All the while DC invested in Vertigo and Non-Superhero properties like 300, A History of Violence, From Hell and V for Vendetta, (along with other companies jumping in from the Crow to Hellboy) waiting to see where Marvel’s superhero movies would go, and the culture’s reaction to the genre in general. DC also jumped into TV with Smallville and Birds of Prey. One a hit, the other not so much. But they established a tone and a relationship with a new audience and started their own superhero films by continuing with the dark Knight trilogy, Green Lantern and Jonah Hex with Man of Steel being released in 2013 where geek culture and superhero enthusiasm had struck fever pitch. There seems no end in sight.
These basic approaches spawned a massive branching out by both
companies into other mediums with DC leading the way in sheer diversity. With four Game of the Year editions (Arkham Asylum Series and Injustice) DC has mastered what superhero fans want in video games with stories that are far more entertaining and complex than their comic counterparts often are. Marvel has joined the Disney Infinity sandbox and collectible Marvel heroes and characters go a long way to increasing appeal of the Infinity universe. Marvel Heroes and DCU Online are booming with members and widely regarded as good games. Marvel is still waiting for its breakout hit like Marvel Alliance did for the company way back when.
DC has more TV shows in development by far (not to mention airing) but Marvel has stepped up its game too. TV audiences are often very different than comic and even movie audiences and the long running story concept is proving to be perfect for seasonal episodic TV as all shows about Marvel and DC characters are killing it in the ratings.
Why it’s good:
While overload and burnout are always concerns exposure and variation are the best tools for keeping superheroes alive in this new age. With more variations there is more chance for appeal. If given a hundred versions of Superman even the stodgiest of fans can find at least on version they like. Choice opens up the potential for a legendary run or a new definition of a character that completes the original intent. The variation so inherent in comics is a perfect fit for multiple mediums and is a sort of built-in self-defense mechanism against over saturation because there are so many stories to draw from and so many characters to play them. 5. Embracing Geek Culture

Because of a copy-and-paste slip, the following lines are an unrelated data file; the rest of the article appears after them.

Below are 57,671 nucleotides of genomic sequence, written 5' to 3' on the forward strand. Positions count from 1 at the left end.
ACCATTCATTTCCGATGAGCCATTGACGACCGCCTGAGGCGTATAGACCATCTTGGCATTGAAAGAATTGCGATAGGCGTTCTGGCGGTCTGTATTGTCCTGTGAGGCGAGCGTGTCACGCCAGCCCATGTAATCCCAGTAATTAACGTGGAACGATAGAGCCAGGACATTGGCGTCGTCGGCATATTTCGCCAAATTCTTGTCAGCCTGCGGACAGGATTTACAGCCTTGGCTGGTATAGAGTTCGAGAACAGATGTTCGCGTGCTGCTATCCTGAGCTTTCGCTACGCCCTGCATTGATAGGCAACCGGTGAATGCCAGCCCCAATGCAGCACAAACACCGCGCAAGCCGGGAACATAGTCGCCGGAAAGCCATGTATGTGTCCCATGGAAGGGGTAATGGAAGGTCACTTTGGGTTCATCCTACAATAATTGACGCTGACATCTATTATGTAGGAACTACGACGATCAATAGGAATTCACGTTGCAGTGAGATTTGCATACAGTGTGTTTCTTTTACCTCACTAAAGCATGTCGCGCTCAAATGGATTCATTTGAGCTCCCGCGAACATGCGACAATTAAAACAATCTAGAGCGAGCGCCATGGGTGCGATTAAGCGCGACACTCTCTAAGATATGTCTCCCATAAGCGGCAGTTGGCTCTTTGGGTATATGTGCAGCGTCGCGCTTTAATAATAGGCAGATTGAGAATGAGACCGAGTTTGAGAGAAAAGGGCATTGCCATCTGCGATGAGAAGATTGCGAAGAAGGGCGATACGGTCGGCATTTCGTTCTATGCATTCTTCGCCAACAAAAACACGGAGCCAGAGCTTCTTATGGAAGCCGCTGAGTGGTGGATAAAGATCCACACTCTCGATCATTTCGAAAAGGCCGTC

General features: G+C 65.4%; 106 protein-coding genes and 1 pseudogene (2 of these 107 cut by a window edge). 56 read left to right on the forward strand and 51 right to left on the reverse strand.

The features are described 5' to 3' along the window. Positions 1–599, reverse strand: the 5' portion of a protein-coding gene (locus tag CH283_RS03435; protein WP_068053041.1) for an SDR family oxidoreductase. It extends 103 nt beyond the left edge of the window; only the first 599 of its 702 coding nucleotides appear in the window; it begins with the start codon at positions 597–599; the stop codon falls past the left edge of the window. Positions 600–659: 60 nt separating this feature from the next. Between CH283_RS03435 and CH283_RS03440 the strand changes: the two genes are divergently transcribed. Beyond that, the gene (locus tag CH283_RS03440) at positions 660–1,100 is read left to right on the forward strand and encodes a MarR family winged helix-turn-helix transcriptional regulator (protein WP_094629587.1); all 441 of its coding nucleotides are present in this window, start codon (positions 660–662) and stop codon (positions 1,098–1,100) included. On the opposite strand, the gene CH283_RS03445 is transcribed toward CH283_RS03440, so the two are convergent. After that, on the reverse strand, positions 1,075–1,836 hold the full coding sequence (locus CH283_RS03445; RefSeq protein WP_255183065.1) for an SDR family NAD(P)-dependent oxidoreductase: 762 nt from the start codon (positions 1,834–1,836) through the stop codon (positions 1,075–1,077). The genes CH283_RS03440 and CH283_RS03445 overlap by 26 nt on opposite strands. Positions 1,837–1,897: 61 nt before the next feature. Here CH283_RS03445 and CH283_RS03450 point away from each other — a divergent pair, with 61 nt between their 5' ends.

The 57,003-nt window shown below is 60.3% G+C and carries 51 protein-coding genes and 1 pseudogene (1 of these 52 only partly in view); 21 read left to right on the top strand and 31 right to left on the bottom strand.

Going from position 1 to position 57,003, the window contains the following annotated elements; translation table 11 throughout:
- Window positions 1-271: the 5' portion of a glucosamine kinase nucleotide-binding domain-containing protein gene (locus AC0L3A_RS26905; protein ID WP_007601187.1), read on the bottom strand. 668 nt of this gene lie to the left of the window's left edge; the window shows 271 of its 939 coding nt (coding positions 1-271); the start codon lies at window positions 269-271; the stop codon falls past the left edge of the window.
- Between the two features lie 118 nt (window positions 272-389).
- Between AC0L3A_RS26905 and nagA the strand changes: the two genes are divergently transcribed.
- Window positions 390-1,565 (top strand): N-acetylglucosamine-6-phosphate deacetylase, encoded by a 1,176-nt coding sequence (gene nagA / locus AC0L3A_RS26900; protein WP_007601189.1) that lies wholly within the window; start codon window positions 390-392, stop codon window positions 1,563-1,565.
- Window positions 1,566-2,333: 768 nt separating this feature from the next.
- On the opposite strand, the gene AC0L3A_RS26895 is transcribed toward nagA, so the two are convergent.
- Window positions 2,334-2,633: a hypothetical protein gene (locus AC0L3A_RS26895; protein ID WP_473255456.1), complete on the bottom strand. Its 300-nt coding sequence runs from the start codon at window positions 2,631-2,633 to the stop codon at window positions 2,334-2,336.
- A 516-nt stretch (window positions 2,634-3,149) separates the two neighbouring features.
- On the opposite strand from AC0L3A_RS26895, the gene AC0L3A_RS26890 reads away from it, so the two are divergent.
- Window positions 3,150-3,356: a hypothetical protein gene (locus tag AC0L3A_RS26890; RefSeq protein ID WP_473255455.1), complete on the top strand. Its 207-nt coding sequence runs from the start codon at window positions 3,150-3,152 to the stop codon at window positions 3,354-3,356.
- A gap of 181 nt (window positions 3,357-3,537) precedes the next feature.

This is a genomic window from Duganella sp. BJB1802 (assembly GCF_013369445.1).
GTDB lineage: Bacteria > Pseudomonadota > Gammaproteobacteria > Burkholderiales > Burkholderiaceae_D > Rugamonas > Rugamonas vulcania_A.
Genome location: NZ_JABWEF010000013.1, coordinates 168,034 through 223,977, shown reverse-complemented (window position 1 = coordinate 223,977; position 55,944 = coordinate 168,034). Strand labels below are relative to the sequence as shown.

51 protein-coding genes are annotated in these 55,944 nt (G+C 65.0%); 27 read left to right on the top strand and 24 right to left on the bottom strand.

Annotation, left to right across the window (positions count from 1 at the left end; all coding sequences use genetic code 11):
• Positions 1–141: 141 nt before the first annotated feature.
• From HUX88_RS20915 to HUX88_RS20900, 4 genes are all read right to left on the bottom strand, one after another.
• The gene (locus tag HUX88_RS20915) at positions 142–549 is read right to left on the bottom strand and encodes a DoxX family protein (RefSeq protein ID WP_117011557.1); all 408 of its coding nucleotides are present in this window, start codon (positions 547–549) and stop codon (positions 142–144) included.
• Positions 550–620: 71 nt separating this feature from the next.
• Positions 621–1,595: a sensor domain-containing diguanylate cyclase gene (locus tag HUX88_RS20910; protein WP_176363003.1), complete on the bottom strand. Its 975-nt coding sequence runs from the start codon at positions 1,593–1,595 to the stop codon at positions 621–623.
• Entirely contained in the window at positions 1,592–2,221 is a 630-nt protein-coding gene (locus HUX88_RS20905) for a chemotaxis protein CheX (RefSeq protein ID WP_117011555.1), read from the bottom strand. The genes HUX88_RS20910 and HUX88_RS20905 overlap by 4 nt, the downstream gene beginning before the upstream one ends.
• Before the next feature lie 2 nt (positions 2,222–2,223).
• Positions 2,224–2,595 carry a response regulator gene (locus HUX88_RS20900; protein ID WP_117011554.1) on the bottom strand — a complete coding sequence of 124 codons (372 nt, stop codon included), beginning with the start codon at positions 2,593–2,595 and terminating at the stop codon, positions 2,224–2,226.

There was a time that while both companies were proud of their product they were not always thrilled with the fans comics created. At least not at the business and marketing level. Time and time again through the 70s, 80’s and 90’s attempts were made to made the fanbase (Dazzler anyone?) hipper and more mainstream. Garnering the same regard as stamp collectors and geologists on the cool scale by the general populous was bad for companies who marketed larger than life stories by handsome, popular and social characters seemed in-congruent for so long to the sensitive, thoughtful introspective fans who had migrated from all over nerdom when the golden age of sci-fi ended in the mid-70s.
Fans themselves often retell stories of exclusion and ridicule from not only other facets of society but from the publishers themselves after writing them or sending submissions.
All of that has changed. With popular TV shows outside of the family tents like Big Bang Theory geek is chic and Marvel and DC are largely responsible for this.
It really started to change in 2001 in this reporter’s eyes when DC and Marvel started pouring vast resources into comic-cons and geek events all over the country like never before. Wizard World was in its heyday and new cons sprung up all over the country, little by little (except you Denver, Montreal and Salt Lake you just sprung up HUGE). Exclusives, big name talent properly promoted and sneak peeks brought fans in and they brought their friends. When Cosplay started its resurgence further sealing the popularity of the open geek culture the TV crews and the News came too. Why it’s good:
To this day the Big Two are letting their geek flags fly. Even DC has a
superhero on TV in a bright red suit. This embracing of the culture facilitates inclusion (some would say too much but not me) and it creates a sense of unity rarely felt over other topics or in other sub-cultures. It enriches the trust needed to connect with other fans and eliminate the animosity while preserving our different opinions of our heroes.
So while I still despise David Goyer’s Superman… I like his Constantine. Remember the big two are doing some things right.
Tell the monkey to crush his butt…